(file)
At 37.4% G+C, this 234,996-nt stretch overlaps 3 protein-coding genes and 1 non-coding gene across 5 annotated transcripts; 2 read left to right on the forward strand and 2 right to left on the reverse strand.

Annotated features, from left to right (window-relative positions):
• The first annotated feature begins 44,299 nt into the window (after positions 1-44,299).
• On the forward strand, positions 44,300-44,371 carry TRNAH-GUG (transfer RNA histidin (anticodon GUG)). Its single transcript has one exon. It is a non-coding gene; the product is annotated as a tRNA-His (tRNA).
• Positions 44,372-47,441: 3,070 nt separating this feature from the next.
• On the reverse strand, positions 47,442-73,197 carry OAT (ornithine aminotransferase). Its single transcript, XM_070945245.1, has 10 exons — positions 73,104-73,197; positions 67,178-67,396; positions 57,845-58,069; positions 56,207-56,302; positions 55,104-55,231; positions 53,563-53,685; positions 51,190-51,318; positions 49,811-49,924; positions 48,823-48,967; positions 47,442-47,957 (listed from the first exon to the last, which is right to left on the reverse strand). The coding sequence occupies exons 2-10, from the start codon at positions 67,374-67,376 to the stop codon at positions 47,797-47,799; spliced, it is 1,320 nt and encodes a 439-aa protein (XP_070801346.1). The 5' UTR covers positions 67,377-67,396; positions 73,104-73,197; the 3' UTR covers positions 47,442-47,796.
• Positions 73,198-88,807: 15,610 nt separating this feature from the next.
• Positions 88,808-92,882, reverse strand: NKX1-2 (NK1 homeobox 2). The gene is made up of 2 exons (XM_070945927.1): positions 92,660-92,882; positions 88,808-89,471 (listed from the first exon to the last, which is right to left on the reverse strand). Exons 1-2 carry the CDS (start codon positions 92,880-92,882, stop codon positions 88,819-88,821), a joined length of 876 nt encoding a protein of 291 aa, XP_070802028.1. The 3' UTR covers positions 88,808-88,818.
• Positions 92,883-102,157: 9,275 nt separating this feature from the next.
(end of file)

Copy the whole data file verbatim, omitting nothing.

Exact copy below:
At 37.4% G+C, this 234,996-nt stretch overlaps 3 protein-coding genes and 1 non-coding gene across 5 annotated transcripts; 2 read left to right on the forward strand and 2 right to left on the reverse strand.

Annotated features, from left to right (window-relative positions):
• The first annotated feature begins 44,299 nt into the window (after positions 1-44,299).
• On the forward strand, positions 44,300-44,371 carry TRNAH-GUG (transfer RNA histidin (anticodon GUG)). Its single transcript has one exon. It is a non-coding gene; the product is annotated as a tRNA-His (tRNA).
• Positions 44,372-47,441: 3,070 nt separating this feature from the next.
• On the reverse strand, positions 47,442-73,197 carry OAT (ornithine aminotransferase). Its single transcript, XM_070945245.1, has 10 exons — positions 73,104-73,197; positions 67,178-67,396; positions 57,845-58,069; positions 56,207-56,302; positions 55,104-55,231; positions 53,563-53,685; positions 51,190-51,318; positions 49,811-49,924; positions 48,823-48,967; positions 47,442-47,957 (listed from the first exon to the last, which is right to left on the reverse strand). The coding sequence occupies exons 2-10, from the start codon at positions 67,374-67,376 to the stop codon at positions 47,797-47,799; spliced, it is 1,320 nt and encodes a 439-aa protein (XP_070801346.1). The 5' UTR covers positions 67,377-67,396; positions 73,104-73,197; the 3' UTR covers positions 47,442-47,796.
• Positions 73,198-88,807: 15,610 nt separating this feature from the next.
• Positions 88,808-92,882, reverse strand: NKX1-2 (NK1 homeobox 2). The gene is made up of 2 exons (XM_070945927.1): positions 92,660-92,882; positions 88,808-89,471 (listed from the first exon to the last, which is right to left on the reverse strand). Exons 1-2 carry the CDS (start codon positions 92,880-92,882, stop codon positions 88,819-88,821), a joined length of 876 nt encoding a protein of 291 aa, XP_070802028.1. The 3' UTR covers positions 88,808-88,818.
• Positions 92,883-102,157: 9,275 nt separating this feature from the next.